depth of drive.
•
Test fire another fastener and check depth. Repeat as necessary to
achieve desired results. The amount of air pressure required will
Figure 8
vary depending on the size of the fastener and the material being
fastened. Experiment with the air pressure setting to determine the lowest setting that will
consistently perform the job at hand, and never use an air pressure setting higher than 90 PSI. Air
pressure in excess of that required can cause premature wear and/or damage to the tool.
Figure 7: Example of staple
or nail deflection
18.3.3. Clearing a Jammed Fastener
a. CAUTION: Disconnect tool from air supply.
b. Open magazine and remove any remaining fasteners.
CAUTION: Remove fasteners from tool before opening the
fastener guide plate. Fasteners are under pressure and may
shoot out of magazine which could cause injury.
Figure 9
c. Depress the quick release latch and open the fastener guide
plate (see Figure 9).
d. Remove the jammed fastener (see Figure 10).
e. Depress the quick release latch, close the fastener guide
plate, and release the latch.
Figure 10
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Power Equipment Usage Manual (Rev. 5/10)
19.
ROUTER, PLUNGE (Porter-Cable 6931, Porter-Cable 1001)
(NOTE: Portions of the information presented in this section were taken from the Porter-Cable
Operating Manual.)
Routers are typically used to cut grooves, hollow out larger areas and create decorative trims along the
edge of a piece of wood.
We have several routers in the Woodshop, but the principles of operation are generally the same for
each model.
19.1. Safety Precautions
a. LARGE DIAMETER BITS are for use only in a router table. Using bits over 1" diameter in a
handheld router can easily cause you to lose control of the tool.
b. INSPECT router bits for damage prior to use.
c. NEVER touch router bits after use, as they may be extremely hot.
d. MAKE all adjustments with the router power switch in the OFF position, bit stopped and router
unplugged.
e. NEVER start the router with the bit in contact with the stock.
f.
MAKE SURE that the switch is in the OFF position before plugging the unit in.
g. HOLD the router securely when turning the motor on. The high starting torque will cause the
router to twist when it is turned on.
h. WAIT until the router spindle stops rotating before putting it down on the work surface.
i.
ALL BITS in the Woodshop will require three to five passes dependent upon the type and size of
the bit. Lower the bit on the router in 1/8” increments prior to each pass.
j.
KEEP electrical cord away from the bit.
k. KEEP your hands on both handles and feed the cutter at an even rate of speed.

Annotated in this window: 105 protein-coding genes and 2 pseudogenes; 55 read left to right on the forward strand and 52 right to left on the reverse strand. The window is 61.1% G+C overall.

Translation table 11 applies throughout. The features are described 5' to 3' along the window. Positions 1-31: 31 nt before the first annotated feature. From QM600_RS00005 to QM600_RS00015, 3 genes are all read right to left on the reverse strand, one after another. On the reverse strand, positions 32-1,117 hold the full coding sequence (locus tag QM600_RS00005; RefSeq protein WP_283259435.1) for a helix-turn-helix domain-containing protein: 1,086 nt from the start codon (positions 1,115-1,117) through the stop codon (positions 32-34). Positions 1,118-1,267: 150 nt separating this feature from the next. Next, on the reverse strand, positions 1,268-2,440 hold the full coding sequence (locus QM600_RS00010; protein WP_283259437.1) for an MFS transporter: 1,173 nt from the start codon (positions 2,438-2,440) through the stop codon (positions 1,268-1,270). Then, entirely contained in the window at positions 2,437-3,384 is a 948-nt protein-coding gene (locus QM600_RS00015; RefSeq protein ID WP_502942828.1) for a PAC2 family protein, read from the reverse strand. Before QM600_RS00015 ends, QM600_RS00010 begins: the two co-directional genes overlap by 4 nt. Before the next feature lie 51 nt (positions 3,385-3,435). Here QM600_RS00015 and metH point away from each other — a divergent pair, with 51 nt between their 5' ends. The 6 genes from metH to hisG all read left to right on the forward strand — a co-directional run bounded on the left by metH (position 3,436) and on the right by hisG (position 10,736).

l.
AT COMPLETION OF AN OPERATION: turn the machine away from you, turn it OFF, let it come
to a complete stop, and place it on its side.
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Power Equipment Usage Manual (Rev. 5/10)
19.2. Setup & Use – Plunge Router
CAUTION: Before connecting router to power source, ALWAYS MAKE SURE
SWITCH IS IN THE “OFF” POSITION.
19.2.1. Selecting the Bit
Routers are furnished with 1/4" and 1/2" diameter collets that will accommodate bits with 1/4" or 1/2"
diameter shanks that are installed directly into the power unit collet.
19.2.2. Installing & Removing the Bit
CAUTION: DISCONNECT TOOL FROM POWER SOURCE.
a. Remove motor unit from base unit as follows:
•
Loosen clamp screw (A) Figure 1.
•
While holding base, turn motor unit
COUNTERCLOCKWISE until lower pin (B) in
motor housing is disengaged from groove in
base.
•
Lift motor unit free from base unit.
b. Clean and insert shank of bit into collet until shank bottoms. Then back it out approximately
3/8” to 1/2“.
c. Lay motor unit on its side on bench with the collet
pointing AWAY from you.
d. Place one wrench on flats on chuck with the opposite
end of the wrench resting on the bench to your left,
Figure 2.
e. Place other wrench on collet and tighten
COUNTERCLOCKWISE as shown in Figure 2. TIGHTEN
FIRMLY.
AVOID POSSIBLE DAMAGE TO COLLET. NEVER TIGHTEN COLLET WITHOUT BIT.
f.
To remove the bit, reverse the foregoing procedure.
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Power Equipment Usage Manual (Rev. 5/10)
19.2.3. Assembling the Motor in the Router Base
CAUTION: DISCONNECT TOOL FROM POWER SOURCE.
a. Loosen the clamp screw (A) Figure 1 to allow the power unit to be set in the base unit.
b. Insert motor unit into base aligning lower pin (B) with groove in base.
c. Rotate motor unit CLOCKWISE into base until upper guide pins are rigidly set in the groove of
the base.
d. Tighten clamp screw firmly.
19.2.4. Adjusting Depth of Cut
CAUTION: DISCONNECT TOOL FROM POWER SOURCE.
a. Loosen clamp screw (A), Figure 3.
b. While holding base (E), turn motor unit (F), Figure
3, COUNTERCLOCKWISE until the tip of the bit is
above bottom surface of base.
c. Set router on flat wood surface.
d. Turn motor unit (F), Figure 3, CLOCKWISE until bit
touches the wood surface.
e. Tighten clamp screw (A), Figure 3.
f.
Rotate depth adjusting ring (B), Figure 3, until the zero-line (C) is opposite the index line (D) on
the housing.
g. Loosen clamp screw (A), Figure 3.
h. Tip the router so bit is clear of the wood
surface. Turn motor unit (F), Figure 3
CLOCKWISE until the index line (D) on the
motor housing reaches the desired depth
indicated on the ring.
i.
Tighten clamp screw (A), Figure 3 firmly.
NOTE: Setting the index line to 1/4" on the ring means